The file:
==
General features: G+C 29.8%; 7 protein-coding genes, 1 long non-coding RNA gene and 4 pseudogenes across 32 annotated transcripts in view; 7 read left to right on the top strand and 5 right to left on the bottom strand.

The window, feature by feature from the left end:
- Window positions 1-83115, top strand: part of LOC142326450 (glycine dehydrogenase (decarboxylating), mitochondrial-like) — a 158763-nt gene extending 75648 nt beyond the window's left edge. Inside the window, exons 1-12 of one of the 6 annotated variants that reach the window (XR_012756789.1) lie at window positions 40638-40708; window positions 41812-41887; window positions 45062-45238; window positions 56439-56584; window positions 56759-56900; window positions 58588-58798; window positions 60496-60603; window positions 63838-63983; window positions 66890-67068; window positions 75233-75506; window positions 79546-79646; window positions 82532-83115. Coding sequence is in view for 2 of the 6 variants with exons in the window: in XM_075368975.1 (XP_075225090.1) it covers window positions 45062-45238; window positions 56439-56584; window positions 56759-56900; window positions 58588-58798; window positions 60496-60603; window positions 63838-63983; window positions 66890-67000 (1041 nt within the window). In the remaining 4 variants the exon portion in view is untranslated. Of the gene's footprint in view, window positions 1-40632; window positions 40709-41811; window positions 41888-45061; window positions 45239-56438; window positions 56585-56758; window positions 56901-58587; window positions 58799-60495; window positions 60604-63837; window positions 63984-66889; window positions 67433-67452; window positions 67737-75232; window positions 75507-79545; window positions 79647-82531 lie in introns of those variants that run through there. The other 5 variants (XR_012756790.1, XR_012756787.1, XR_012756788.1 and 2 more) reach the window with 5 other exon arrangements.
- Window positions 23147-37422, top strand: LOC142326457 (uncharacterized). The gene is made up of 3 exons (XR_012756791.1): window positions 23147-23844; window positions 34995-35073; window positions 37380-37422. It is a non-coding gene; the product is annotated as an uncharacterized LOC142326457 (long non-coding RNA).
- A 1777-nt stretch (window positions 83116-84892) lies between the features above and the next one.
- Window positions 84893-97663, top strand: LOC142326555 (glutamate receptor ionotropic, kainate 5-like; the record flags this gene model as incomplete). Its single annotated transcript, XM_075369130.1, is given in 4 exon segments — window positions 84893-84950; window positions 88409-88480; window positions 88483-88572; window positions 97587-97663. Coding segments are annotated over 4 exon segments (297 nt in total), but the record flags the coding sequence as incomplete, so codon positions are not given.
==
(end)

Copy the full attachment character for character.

General features: G+C 29.8%; 7 protein-coding genes, 1 long non-coding RNA gene and 4 pseudogenes across 32 annotated transcripts in view; 7 read left to right on the top strand and 5 right to left on the bottom strand.

The window, feature by feature from the left end:
- Window positions 1-83115, top strand: part of LOC142326450 (glycine dehydrogenase (decarboxylating), mitochondrial-like) — a 158763-nt gene extending 75648 nt beyond the window's left edge. Inside the window, exons 1-12 of one of the 6 annotated variants that reach the window (XR_012756789.1) lie at window positions 40638-40708; window positions 41812-41887; window positions 45062-45238; window positions 56439-56584; window positions 56759-56900; window positions 58588-58798; window positions 60496-60603; window positions 63838-63983; window positions 66890-67068; window positions 75233-75506; window positions 79546-79646; window positions 82532-83115. Coding sequence is in view for 2 of the 6 variants with exons in the window: in XM_075368975.1 (XP_075225090.1) it covers window positions 45062-45238; window positions 56439-56584; window positions 56759-56900; window positions 58588-58798; window positions 60496-60603; window positions 63838-63983; window positions 66890-67000 (1041 nt within the window). In the remaining 4 variants the exon portion in view is untranslated. Of the gene's footprint in view, window positions 1-40632; window positions 40709-41811; window positions 41888-45061; window positions 45239-56438; window positions 56585-56758; window positions 56901-58587; window positions 58799-60495; window positions 60604-63837; window positions 63984-66889; window positions 67433-67452; window positions 67737-75232; window positions 75507-79545; window positions 79647-82531 lie in introns of those variants that run through there. The other 5 variants (XR_012756790.1, XR_012756787.1, XR_012756788.1 and 2 more) reach the window with 5 other exon arrangements.
- Window positions 23147-37422, top strand: LOC142326457 (uncharacterized). The gene is made up of 3 exons (XR_012756791.1): window positions 23147-23844; window positions 34995-35073; window positions 37380-37422. It is a non-coding gene; the product is annotated as an uncharacterized LOC142326457 (long non-coding RNA).
- A 1777-nt stretch (window positions 83116-84892) lies between the features above and the next one.
- Window positions 84893-97663, top strand: LOC142326555 (glutamate receptor ionotropic, kainate 5-like; the record flags this gene model as incomplete). Its single annotated transcript, XM_075369130.1, is given in 4 exon segments — window positions 84893-84950; window positions 88409-88480; window positions 88483-88572; window positions 97587-97663. Coding segments are annotated over 4 exon segments (297 nt in total), but the record flags the coding sequence as incomplete, so codon positions are not given.